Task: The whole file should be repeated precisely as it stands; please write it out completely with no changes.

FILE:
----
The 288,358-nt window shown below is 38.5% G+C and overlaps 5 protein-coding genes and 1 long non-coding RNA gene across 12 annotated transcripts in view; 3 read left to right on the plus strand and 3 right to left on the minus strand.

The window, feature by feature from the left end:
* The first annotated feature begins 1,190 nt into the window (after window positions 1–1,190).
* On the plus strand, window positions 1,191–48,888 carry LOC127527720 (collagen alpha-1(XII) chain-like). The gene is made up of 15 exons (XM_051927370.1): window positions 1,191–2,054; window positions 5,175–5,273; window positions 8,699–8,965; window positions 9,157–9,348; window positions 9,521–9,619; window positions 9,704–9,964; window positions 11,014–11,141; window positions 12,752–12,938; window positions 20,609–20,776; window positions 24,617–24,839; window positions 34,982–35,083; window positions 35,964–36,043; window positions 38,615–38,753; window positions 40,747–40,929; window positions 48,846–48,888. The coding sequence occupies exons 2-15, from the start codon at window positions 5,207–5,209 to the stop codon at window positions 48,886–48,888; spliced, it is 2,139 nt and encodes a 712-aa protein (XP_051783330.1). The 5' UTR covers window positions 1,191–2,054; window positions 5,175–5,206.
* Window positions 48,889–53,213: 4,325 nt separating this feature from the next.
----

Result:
The 288,358-nt window shown below is 38.5% G+C and overlaps 5 protein-coding genes and 1 long non-coding RNA gene across 12 annotated transcripts in view; 3 read left to right on the plus strand and 3 right to left on the minus strand.

The window, feature by feature from the left end:
* The first annotated feature begins 1,190 nt into the window (after window positions 1–1,190).
* On the plus strand, window positions 1,191–48,888 carry LOC127527720 (collagen alpha-1(XII) chain-like). The gene is made up of 15 exons (XM_051927370.1): window positions 1,191–2,054; window positions 5,175–5,273; window positions 8,699–8,965; window positions 9,157–9,348; window positions 9,521–9,619; window positions 9,704–9,964; window positions 11,014–11,141; window positions 12,752–12,938; window positions 20,609–20,776; window positions 24,617–24,839; window positions 34,982–35,083; window positions 35,964–36,043; window positions 38,615–38,753; window positions 40,747–40,929; window positions 48,846–48,888. The coding sequence occupies exons 2-15, from the start codon at window positions 5,207–5,209 to the stop codon at window positions 48,886–48,888; spliced, it is 2,139 nt and encodes a 712-aa protein (XP_051783330.1). The 5' UTR covers window positions 1,191–2,054; window positions 5,175–5,206.
* Window positions 48,889–53,213: 4,325 nt separating this feature from the next.